Getting laid is one of the oldest, strongest, most basic drives of the human race. It kind of has to, for it to has gotten this far. If you look at human history, you will see it pretty much anywhere, especially when it comes to adventurers  :p

Edited by Prince of Wales
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Also, Skyrim.... is about Freedom. Not attachment.

Is attachment not something one may freely choose to do?

 

A free person may certainly choose to give up his freedom. Sure.

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Here's what I thought when entering the thread:

 

"Wow, this is a HUGE amount of text... looks like this guy has some good rea- ... nope, just a romance thread."

Edited by Zwiebelchen
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@Prince of Wales, that's usually known as "rape," not "getting laid."

 

I mean, I had heard that some people have difficulties making the distinction, but still...

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I have a project. It's a tabletop RPG. It's free. It's a work in progress. Find it here: www.brikoleur.com

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Anyone think that an indiana jones type of guy or a crusader (choose who you want) thought about romance romance romance and getting laid during their trip? I guess not... so this is all done because of money money and money and they sucked in a lot of strangers imo.

Actually, it would seem one common secondary motivation for early settlers of the New World was getting native girls in the sack (the primary motivation would have been wealth). I have no doubt crusaders wouldn't have missed a chance with those exotic Arab women. What do you think went on when a city was sacked? And that's hardly the only way they could have gotten it.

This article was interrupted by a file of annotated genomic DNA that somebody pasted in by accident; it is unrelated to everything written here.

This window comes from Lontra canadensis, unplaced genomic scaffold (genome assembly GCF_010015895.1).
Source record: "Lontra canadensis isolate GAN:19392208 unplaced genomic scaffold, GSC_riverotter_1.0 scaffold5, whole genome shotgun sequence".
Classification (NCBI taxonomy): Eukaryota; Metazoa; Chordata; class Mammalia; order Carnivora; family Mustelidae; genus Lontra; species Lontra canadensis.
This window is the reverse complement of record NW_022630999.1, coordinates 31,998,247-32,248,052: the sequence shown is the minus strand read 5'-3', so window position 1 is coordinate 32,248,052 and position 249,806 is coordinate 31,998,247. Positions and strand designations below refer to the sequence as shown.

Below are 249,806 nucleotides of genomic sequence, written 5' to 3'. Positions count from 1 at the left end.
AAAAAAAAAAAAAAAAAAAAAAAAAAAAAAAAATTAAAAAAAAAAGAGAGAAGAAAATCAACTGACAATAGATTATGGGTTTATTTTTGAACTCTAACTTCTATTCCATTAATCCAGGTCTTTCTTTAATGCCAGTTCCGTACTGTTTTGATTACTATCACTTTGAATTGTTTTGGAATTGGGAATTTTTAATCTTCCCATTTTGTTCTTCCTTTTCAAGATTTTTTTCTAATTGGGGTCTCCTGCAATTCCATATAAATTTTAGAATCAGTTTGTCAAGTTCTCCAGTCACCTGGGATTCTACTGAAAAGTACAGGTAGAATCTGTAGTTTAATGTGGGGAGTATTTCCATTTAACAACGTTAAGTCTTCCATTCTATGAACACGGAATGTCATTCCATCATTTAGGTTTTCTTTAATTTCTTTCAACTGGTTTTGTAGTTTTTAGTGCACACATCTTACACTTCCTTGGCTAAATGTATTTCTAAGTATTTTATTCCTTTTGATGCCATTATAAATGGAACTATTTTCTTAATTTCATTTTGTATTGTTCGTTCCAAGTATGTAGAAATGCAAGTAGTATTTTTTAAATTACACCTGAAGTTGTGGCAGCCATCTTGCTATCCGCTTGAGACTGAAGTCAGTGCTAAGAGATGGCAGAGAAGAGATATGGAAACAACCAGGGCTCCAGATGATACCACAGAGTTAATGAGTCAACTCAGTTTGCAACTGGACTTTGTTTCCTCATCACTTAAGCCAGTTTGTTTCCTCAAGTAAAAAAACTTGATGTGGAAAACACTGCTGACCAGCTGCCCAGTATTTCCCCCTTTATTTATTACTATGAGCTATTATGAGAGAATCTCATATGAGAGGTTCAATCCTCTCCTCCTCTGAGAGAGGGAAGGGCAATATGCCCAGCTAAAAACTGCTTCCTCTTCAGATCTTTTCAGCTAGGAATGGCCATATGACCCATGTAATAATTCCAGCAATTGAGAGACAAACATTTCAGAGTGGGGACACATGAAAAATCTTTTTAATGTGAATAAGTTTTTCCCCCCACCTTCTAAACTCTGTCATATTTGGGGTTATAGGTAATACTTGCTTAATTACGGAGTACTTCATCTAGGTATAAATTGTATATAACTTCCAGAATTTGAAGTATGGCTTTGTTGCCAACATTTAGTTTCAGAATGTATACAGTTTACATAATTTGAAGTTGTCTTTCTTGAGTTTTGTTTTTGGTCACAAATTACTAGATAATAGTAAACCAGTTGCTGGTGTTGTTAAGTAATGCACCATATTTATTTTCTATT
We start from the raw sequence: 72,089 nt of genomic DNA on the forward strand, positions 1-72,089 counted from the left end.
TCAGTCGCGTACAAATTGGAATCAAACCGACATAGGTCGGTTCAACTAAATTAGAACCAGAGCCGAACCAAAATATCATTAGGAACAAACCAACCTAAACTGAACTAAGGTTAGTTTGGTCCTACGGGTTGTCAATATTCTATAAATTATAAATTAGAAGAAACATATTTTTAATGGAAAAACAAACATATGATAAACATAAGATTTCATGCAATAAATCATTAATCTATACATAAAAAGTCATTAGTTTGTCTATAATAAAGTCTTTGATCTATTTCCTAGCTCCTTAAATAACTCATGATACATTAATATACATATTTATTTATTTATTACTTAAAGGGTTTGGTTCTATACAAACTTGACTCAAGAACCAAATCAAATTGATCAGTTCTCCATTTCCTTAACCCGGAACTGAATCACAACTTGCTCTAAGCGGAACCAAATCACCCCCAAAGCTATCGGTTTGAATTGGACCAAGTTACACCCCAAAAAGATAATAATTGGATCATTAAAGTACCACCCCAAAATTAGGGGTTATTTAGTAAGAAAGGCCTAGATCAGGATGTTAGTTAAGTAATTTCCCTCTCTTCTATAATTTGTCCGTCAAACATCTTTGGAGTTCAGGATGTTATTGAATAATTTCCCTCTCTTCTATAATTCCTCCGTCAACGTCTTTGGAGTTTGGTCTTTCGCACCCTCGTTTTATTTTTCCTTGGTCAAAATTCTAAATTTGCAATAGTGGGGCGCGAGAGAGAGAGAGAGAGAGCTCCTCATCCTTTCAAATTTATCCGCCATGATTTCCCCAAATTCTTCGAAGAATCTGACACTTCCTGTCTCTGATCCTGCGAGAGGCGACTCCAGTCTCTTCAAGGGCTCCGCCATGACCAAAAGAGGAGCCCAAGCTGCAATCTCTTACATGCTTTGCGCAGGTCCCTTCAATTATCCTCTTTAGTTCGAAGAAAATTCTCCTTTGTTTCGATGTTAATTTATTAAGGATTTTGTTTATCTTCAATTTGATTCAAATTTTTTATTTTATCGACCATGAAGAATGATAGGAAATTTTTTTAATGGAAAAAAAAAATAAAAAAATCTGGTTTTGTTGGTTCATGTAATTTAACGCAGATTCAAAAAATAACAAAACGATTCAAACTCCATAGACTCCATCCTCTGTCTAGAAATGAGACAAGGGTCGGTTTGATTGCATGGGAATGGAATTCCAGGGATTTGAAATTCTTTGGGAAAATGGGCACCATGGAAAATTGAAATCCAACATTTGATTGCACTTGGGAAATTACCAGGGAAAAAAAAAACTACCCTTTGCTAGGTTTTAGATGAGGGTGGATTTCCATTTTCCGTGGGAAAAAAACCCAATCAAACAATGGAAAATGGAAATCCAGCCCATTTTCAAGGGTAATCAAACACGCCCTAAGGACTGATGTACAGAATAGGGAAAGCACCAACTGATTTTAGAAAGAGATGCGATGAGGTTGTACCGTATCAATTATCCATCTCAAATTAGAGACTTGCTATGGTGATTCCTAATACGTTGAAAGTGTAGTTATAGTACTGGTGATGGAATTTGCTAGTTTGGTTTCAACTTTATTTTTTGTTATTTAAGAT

Getting laid is one of the oldest, strongest, most basic drives of the human race. It kind of has to, for it to has gotten this far. If you look at human history, you will see it pretty much anywhere, especially when it comes to adventurers  :p

 

Way to romanticize rape.

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not the first time some mentaly weirdo is fanatical about rape thinking it is romantic. USually people like that are called sadistic beasts for a reason but hey this is not a public forum for a game no it´s some creepy forum somewhere hidden in the darkest borders of the I-net. Welcome to 2014 where everyone can think rape is an element of relationships and love storys too. Muh muh muh where are my pills i´m just an ordinary dude never dated a girl so i have to infiltrate forums remembering city rampages of mass gang rape, child killings and burnings and call it "romantic"... ehehe. Is that a new religion someone has to be choosen to enter?

 

And now i know even more i´m right when i talked about strangers!

 

If this post here is now "considered" to be offensive then why not ask some rape victims what realy means being offended by words and crimes...

Edited by NWN_babaYaga

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Good post Op :thumbsup:

 

I have always maintained that Romance adds to deeper interaction with party members and also a more memorable RPG experience in respect to your party members

 

I have had numerous discussions on these forums trying to get people to understand this but it has failed most times